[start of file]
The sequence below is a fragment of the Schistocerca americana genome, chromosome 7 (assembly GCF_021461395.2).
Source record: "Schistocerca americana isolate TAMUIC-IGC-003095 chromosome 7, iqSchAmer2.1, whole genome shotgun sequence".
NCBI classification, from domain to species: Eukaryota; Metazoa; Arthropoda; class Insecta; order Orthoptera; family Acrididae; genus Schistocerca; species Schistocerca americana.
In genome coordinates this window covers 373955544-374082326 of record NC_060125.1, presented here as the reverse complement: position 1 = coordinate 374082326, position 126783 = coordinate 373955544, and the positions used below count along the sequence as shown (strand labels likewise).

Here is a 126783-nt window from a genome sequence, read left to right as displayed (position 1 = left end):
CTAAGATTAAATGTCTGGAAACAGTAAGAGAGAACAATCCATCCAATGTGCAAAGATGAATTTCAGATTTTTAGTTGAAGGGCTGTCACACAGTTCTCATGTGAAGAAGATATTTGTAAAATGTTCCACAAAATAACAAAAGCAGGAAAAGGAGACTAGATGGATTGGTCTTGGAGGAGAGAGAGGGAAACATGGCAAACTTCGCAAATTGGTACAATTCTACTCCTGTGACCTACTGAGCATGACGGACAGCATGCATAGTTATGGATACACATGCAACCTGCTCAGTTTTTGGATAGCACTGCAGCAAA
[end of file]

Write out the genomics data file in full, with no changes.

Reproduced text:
The sequence below is a fragment of the Schistocerca americana genome, chromosome 7 (assembly GCF_021461395.2).
Source record: "Schistocerca americana isolate TAMUIC-IGC-003095 chromosome 7, iqSchAmer2.1, whole genome shotgun sequence".
NCBI classification, from domain to species: Eukaryota; Metazoa; Arthropoda; class Insecta; order Orthoptera; family Acrididae; genus Schistocerca; species Schistocerca americana.
In genome coordinates this window covers 373955544-374082326 of record NC_060125.1, presented here as the reverse complement: position 1 = coordinate 374082326, position 126783 = coordinate 373955544, and the positions used below count along the sequence as shown (strand labels likewise).

Here is a 126783-nt window from a genome sequence, read left to right as displayed (position 1 = left end):
CTAAGATTAAATGTCTGGAAACAGTAAGAGAGAACAATCCATCCAATGTGCAAAGATGAATTTCAGATTTTTAGTTGAAGGGCTGTCACACAGTTCTCATGTGAAGAAGATATTTGTAAAATGTTCCACAAAATAACAAAAGCAGGAAAAGGAGACTAGATGGATTGGTCTTGGAGGAGAGAGAGGGAAACATGGCAAACTTCGCAAATTGGTACAATTCTACTCCTGTGACCTACTGAGCATGACGGACAGCATGCATAGTTATGGATACACATGCAACCTGCTCAGTTTTTGGATAGCACTGCAGCAAA